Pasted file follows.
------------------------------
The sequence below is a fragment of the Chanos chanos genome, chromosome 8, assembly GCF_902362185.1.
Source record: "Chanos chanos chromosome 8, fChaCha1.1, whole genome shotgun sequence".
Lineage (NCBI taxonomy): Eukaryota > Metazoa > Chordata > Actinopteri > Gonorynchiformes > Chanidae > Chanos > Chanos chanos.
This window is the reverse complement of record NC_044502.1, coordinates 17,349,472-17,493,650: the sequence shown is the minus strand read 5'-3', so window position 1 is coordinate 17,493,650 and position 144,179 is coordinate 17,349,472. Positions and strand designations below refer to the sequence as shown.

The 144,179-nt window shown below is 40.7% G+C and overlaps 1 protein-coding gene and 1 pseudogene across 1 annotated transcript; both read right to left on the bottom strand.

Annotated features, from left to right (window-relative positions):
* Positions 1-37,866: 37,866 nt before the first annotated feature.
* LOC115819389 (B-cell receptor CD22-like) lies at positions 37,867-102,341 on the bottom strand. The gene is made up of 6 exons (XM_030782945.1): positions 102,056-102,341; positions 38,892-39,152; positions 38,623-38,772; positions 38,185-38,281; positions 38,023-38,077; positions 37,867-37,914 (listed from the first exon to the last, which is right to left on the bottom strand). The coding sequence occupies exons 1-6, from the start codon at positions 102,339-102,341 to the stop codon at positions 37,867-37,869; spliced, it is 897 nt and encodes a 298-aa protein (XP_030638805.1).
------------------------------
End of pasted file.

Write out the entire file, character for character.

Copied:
The sequence below is a fragment of the Chanos chanos genome, chromosome 8, assembly GCF_902362185.1.
Source record: "Chanos chanos chromosome 8, fChaCha1.1, whole genome shotgun sequence".
Lineage (NCBI taxonomy): Eukaryota > Metazoa > Chordata > Actinopteri > Gonorynchiformes > Chanidae > Chanos > Chanos chanos.
This window is the reverse complement of record NC_044502.1, coordinates 17,349,472-17,493,650: the sequence shown is the minus strand read 5'-3', so window position 1 is coordinate 17,493,650 and position 144,179 is coordinate 17,349,472. Positions and strand designations below refer to the sequence as shown.

The 144,179-nt window shown below is 40.7% G+C and overlaps 1 protein-coding gene and 1 pseudogene across 1 annotated transcript; both read right to left on the bottom strand.

Annotated features, from left to right (window-relative positions):
* Positions 1-37,866: 37,866 nt before the first annotated feature.
* LOC115819389 (B-cell receptor CD22-like) lies at positions 37,867-102,341 on the bottom strand. The gene is made up of 6 exons (XM_030782945.1): positions 102,056-102,341; positions 38,892-39,152; positions 38,623-38,772; positions 38,185-38,281; positions 38,023-38,077; positions 37,867-37,914 (listed from the first exon to the last, which is right to left on the bottom strand). The coding sequence occupies exons 1-6, from the start codon at positions 102,339-102,341 to the stop codon at positions 37,867-37,869; spliced, it is 897 nt and encodes a 298-aa protein (XP_030638805.1).